That's why new keepers ask a lot of the "My T is doing X... is it ok?" questions. It's hard to know what is normal and what isn't. Then if the T is doing something not normal what do I do about it? There really isn't a hard fast rule for this. Honestly, in most cases, if things are going really bad there isn't much you can do about it. Sometimes if a T is in a death curl it's dehydrated. So flipping it over and giving it drops of water will help. If it's curled and not dehydrated and you flip/water it it's not going to help. Which is it and how would you know?

When your T has flipped and it's shedding and it looks to be stuck do you..... try to help it out or wait and see if it's just a long molt process? Does the risk of hurting the molting T outweigh the risk it's stuck? How do you know?

IMO you get a feeling after keeping for a while for what is normal and that helps. Noticing something is wrong early always makes it easier to try to change things to help. I think that as a keeper I am limited on what I can do to help my Ts compared to say a cat or dog. You just have more help options with other animals and they are better at conveying when they are unwell.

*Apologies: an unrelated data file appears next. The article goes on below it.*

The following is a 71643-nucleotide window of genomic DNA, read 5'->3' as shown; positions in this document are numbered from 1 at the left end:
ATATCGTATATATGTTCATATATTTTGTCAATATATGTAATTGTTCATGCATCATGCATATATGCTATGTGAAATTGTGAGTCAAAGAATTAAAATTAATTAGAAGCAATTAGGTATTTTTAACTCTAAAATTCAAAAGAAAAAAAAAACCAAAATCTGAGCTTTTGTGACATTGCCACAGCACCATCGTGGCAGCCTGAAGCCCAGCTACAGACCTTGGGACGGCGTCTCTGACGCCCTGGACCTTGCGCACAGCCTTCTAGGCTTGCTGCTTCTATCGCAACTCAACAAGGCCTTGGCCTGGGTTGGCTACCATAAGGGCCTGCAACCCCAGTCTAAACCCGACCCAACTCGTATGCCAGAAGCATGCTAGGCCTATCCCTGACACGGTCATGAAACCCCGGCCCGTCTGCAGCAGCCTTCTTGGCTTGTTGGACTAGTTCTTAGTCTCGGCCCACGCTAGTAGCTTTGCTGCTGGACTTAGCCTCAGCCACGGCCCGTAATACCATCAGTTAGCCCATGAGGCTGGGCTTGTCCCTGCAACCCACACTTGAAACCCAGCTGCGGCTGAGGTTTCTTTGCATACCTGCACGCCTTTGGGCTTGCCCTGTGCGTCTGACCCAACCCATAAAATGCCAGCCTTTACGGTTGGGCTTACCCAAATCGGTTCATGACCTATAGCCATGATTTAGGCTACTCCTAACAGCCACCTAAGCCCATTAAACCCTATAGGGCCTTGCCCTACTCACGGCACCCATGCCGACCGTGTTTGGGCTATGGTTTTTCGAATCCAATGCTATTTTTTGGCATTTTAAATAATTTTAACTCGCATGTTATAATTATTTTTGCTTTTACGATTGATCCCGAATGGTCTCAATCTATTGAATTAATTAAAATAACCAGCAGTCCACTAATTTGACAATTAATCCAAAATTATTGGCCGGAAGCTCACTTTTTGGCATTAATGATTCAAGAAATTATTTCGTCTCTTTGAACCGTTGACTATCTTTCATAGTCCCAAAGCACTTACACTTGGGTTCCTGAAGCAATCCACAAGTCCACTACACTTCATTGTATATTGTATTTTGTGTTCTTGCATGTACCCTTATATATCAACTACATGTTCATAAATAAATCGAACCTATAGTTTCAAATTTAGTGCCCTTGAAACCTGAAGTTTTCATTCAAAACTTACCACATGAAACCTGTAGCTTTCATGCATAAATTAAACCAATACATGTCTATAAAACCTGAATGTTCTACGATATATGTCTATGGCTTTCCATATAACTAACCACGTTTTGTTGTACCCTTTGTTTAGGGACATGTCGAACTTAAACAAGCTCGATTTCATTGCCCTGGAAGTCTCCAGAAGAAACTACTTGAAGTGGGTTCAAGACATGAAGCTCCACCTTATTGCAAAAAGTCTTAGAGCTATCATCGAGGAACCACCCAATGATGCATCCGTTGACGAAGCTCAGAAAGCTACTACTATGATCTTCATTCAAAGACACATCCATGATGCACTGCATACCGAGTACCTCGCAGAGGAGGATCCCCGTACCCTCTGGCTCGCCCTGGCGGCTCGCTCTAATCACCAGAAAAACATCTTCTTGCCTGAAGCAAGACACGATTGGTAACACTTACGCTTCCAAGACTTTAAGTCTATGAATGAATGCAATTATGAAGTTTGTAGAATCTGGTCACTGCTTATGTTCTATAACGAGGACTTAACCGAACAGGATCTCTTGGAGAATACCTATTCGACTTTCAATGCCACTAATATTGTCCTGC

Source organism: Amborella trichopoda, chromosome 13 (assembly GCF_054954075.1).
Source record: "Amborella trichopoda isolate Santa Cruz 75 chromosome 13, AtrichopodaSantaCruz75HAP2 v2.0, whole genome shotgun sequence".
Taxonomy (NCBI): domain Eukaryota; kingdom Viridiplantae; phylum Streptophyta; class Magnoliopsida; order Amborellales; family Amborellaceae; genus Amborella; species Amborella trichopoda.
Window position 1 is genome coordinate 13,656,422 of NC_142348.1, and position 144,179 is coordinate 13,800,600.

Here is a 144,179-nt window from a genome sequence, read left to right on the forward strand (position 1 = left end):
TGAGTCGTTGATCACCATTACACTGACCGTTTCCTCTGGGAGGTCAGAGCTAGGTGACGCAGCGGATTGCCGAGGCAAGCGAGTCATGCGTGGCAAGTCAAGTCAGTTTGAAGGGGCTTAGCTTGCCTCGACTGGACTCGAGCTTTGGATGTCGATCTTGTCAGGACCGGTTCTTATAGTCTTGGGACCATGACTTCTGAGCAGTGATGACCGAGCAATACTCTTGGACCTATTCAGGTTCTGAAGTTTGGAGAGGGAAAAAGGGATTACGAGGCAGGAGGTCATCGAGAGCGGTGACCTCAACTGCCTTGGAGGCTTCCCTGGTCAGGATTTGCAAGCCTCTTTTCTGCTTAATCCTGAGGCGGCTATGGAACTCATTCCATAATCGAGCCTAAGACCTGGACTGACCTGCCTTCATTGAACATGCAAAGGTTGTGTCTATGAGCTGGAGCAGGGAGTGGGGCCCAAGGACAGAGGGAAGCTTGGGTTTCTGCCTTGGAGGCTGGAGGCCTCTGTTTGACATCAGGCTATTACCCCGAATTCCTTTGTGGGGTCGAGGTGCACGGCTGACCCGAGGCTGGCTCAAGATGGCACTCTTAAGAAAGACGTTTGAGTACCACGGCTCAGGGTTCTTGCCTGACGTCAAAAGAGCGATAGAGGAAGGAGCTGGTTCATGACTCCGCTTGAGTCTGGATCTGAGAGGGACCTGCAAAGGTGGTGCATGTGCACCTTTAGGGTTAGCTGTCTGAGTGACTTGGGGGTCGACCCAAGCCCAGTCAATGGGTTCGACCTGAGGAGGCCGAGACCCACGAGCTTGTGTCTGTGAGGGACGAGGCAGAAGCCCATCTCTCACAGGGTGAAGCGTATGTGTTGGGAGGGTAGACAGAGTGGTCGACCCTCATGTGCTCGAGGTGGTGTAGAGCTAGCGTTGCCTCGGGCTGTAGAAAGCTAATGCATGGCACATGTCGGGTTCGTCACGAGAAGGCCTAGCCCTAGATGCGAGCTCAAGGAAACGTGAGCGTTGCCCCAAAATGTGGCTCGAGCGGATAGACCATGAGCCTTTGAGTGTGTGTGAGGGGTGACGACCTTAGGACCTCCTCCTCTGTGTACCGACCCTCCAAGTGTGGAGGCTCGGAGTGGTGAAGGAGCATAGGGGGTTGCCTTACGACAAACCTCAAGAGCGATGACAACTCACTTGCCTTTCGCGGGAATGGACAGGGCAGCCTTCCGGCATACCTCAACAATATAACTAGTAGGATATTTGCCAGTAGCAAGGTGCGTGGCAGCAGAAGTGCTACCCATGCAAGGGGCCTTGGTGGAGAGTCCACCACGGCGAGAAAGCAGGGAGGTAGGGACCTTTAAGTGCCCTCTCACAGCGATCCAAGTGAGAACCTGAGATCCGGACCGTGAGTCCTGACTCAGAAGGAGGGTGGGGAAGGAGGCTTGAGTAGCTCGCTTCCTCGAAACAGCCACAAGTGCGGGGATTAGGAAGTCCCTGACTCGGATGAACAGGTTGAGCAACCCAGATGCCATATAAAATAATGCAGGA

The Minataur

Arachnopeon
Joined
Apr 13, 2016
Messages
3
Thank you for this thorough answer.
The limitations "medicinal" care are frustrating. From what I am gathering, much of being a keeper is doing your level best to not run into the unknown, and the when the unknown happens it is kind of "just one of those things". Not that I think anyone really just shrugs it off. Clearly those who keep do care very much, it's just in some cases we're all a little helpless for any number of reasons.
 
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Trenor

Arachnoprince
Joined
Jan 28, 2016
Messages
1,899
Really? You smash up a cricket and a T will accept it?
Do you add water or anything?
Most of the times I've seen it used they took the innards out and sometimes mixed it with water so it wasn't so thick and placed it near the T.

I often feed Ts that are too small for a whole roach cut up pieces of one. The innards often come out in the cutting and all my slings have happily ate them just like any other scavenged food.